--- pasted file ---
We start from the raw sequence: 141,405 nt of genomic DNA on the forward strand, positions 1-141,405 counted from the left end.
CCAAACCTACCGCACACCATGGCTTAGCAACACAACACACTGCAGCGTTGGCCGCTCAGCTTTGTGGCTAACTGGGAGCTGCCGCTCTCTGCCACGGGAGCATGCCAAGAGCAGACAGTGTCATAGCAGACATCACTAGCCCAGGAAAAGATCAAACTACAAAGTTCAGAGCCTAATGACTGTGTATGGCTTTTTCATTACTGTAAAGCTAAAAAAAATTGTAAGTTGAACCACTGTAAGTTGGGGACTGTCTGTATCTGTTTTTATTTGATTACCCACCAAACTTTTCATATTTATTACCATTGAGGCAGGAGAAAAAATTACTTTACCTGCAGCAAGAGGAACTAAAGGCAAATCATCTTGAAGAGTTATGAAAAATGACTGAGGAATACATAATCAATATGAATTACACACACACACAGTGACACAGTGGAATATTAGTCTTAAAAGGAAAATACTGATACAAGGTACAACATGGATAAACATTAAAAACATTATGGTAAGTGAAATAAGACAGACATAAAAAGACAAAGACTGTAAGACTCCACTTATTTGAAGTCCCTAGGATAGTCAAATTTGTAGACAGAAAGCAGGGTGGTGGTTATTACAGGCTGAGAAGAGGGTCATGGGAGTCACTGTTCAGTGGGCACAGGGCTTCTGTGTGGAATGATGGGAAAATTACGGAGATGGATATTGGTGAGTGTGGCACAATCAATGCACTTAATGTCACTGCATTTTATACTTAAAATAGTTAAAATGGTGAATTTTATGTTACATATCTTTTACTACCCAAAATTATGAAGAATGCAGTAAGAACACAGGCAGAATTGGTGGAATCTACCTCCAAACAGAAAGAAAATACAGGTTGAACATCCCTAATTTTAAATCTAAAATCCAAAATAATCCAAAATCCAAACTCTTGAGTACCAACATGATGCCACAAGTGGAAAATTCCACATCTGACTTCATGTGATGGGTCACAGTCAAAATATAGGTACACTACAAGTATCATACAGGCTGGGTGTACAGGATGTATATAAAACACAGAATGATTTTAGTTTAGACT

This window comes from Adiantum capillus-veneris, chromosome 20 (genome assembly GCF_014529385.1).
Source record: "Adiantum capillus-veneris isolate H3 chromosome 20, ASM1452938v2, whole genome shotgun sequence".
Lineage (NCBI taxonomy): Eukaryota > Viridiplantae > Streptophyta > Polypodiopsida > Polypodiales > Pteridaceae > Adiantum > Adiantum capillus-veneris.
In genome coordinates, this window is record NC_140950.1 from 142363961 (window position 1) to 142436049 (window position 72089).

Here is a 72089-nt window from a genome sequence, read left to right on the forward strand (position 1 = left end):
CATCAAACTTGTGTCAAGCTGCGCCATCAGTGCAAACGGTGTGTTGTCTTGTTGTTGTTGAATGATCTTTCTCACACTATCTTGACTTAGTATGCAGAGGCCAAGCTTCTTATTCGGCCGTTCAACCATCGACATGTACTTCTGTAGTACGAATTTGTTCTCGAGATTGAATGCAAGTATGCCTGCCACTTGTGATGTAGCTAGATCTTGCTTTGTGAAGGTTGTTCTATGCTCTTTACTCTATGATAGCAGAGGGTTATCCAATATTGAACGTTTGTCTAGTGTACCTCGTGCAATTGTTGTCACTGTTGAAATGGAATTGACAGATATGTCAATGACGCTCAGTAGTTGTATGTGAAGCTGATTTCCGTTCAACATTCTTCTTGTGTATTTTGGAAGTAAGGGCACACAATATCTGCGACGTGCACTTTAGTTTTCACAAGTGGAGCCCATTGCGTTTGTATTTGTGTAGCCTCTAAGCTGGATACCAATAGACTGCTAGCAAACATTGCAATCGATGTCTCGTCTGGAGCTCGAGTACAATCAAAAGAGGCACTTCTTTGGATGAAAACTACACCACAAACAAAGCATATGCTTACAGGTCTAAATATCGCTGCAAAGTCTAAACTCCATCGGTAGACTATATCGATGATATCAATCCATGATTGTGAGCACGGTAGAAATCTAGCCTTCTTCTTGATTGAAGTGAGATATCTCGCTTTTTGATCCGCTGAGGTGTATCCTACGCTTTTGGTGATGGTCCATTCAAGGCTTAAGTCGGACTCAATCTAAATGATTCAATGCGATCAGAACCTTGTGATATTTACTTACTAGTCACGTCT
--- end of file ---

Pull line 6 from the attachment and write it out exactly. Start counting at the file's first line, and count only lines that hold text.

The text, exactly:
In genome coordinates, this window is record NC_140950.1 from 142363961 (window position 1) to 142436049 (window position 72089).